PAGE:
Teacher Spotlight: Jose Beltre
Jose Beltre is an English teacher at MEK, who teaches Nonfiction Reading, MLC Writing for Grades 6 and 7, and MLC Critical Reading for Grade 8.
The following is an interview between him and our content writer:
Teaching at MEK
Interviewer: What is your favorite part of teaching at MEK?
Beltre: I enjoy working with the students. They really want to be here, so they are more inclined to take advice, adapt their practice, and, therefore, see improvements.
Working at MEK is a nice change of pace from my usual work as a Social Studies teacher at a public school. The work at MEK is much more reflective. Through my work here, I’ve become a better speaker, writer, and overall communicator. MEK helps me develop aspects of my teaching that make me more polished.
I also like MEK’s challenging curriculum. There are certain items on the MEK curriculum that are usually glossed over in a public school classroom, like grammar rules. But at MEK, we put an emphasis on grammar and how it connects to writing. We are able to fully explain different grammatical structures, and the students are able to use what we teach to strengthen their writing.
Teaching Outside of MEK
Interviewer: You mentioned that you’re a Social Studies teacher at a public school. Where do you teach?
Beltre: I teach 7th and 8th grade Social Studies at a public school in West New York. It’s actually my home town. The student population is majority Latino from blue collar homes. And the group of students I teach there have a different mindset than the students I teach at MEK.
I usually teach the same group of students for two years. So, I receive them in 7th grade and graduate them as 8th graders. This coming year I have 8th graders. Both grades have their advantages. The 7th graders are a little more malleable, while the 8th graders are more mature.
Interviewer: What inspired you to become a teacher?
Beltre: Growing up, I loved history. I remember finding my cousin’s world history books and reading through them.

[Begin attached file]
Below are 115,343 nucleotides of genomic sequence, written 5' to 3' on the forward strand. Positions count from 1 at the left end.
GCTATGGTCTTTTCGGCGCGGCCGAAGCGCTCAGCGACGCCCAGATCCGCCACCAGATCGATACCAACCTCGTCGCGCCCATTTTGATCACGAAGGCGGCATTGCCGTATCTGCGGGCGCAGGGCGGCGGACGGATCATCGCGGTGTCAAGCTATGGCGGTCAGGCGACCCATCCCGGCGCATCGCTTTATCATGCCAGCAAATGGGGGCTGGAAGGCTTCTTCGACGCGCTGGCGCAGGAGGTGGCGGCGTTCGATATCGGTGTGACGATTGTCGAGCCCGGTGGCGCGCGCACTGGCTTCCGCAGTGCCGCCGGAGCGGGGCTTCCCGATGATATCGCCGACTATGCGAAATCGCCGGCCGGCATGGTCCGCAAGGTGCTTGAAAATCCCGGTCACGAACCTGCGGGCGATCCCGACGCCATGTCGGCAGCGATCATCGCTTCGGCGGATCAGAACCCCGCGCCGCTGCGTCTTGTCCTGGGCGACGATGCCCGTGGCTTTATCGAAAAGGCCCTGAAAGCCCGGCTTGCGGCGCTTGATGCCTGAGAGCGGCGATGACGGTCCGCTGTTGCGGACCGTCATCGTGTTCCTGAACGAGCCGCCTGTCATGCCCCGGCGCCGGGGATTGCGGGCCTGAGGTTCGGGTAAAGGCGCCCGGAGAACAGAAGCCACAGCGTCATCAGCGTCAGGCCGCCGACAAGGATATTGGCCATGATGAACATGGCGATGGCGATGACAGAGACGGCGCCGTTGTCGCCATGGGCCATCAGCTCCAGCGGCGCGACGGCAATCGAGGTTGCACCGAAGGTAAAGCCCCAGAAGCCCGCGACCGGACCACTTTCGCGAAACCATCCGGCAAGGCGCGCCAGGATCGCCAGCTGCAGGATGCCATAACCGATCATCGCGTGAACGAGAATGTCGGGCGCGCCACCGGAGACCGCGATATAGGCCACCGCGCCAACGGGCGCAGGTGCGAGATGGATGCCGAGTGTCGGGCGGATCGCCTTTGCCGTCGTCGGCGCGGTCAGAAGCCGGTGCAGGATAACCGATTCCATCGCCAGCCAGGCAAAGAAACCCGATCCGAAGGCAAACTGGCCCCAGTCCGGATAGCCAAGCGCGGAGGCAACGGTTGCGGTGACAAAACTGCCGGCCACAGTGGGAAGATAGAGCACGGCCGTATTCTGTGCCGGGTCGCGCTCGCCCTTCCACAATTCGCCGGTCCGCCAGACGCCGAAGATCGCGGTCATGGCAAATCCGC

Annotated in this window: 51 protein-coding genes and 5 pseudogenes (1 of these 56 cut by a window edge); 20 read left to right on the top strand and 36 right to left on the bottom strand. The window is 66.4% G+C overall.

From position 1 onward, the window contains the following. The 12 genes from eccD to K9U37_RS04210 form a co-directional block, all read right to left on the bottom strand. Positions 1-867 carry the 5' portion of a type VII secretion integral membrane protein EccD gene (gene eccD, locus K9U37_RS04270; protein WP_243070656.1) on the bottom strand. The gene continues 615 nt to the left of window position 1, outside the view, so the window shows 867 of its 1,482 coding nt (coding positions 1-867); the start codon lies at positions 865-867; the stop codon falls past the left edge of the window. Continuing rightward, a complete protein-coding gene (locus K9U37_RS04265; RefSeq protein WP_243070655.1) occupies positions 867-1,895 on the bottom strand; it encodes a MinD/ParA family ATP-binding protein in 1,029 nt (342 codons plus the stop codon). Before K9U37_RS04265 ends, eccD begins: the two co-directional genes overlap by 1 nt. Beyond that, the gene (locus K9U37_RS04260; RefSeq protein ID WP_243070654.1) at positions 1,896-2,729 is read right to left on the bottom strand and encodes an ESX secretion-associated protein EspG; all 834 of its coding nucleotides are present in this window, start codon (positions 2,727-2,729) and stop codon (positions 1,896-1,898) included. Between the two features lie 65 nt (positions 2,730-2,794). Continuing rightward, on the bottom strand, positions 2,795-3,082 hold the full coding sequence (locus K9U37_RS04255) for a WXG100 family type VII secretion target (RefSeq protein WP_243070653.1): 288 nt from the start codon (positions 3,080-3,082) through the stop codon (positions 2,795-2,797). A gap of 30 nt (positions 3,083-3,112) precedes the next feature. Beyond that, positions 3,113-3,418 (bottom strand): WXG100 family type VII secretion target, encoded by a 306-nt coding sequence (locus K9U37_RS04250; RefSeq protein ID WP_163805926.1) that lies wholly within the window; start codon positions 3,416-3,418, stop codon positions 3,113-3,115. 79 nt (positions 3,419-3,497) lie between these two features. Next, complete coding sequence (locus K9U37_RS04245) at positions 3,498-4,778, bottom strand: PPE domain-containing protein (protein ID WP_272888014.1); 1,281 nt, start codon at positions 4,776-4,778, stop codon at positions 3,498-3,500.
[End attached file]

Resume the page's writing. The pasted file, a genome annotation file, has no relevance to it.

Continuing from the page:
Then, when I was in the 8th grade, I had this really wonderful history teacher. She was really phenomenal because she was relatable. I was inspired by her. And it is because of her that I wanted to make history fun and relatable for students. This became my credo and goal during my freshman year of high school. I wanted to take a subject that most students find boring and make it palatable.
I mentioned this to my MLC 7 Writing class when I taught them about compositional risk. As a writer, it is so important to make connections between the work you are analyzing and your interpretation of that work. It’s the connection that makes a piece of writing relatable. Same with history. It’s important to make connections between the past and the present. And I’ve found that most times when I do that students will tell me they never thought about a certain event in “that way”.
Interviewer: Are there certain lessons that you love to teach?
Beltre: At MEK, I enjoy teaching figurative language through the Critical Reading passages and showing students how to develop that skill in their own writing. Those types of lessons encourage students to be creative and think outside the box.
For instance, in my MLC 6 class, we worked on personification. I told them to write the personification of a flower. The assignment was a tough one, but some of the student writing was very good. I like to push the students at MEK out of their comfort zones. They were challenged, and I could see them thinking hard about what to write. They ultimately produced some really amazing pieces. So, teaching figurative language is always fun.
For MLC Writing, I enjoy teaching students how to write introductions. Even when I was a student, I found it difficult to write a strong introduction and conclusion to an essay. I share my own stories and experiences about the writing journey with students to encourage them. I show them how to write compelling rhetorical questions and interesting facts to open an essay. Then, they work on closing out their essay by relating back to the intro. I consider this my own personal challenge as a writer. And I tell students that if I can do this, then you can do this.
The Key to Becoming a Better Reader and Writer
Interviewer: What is the key to becoming a better writer?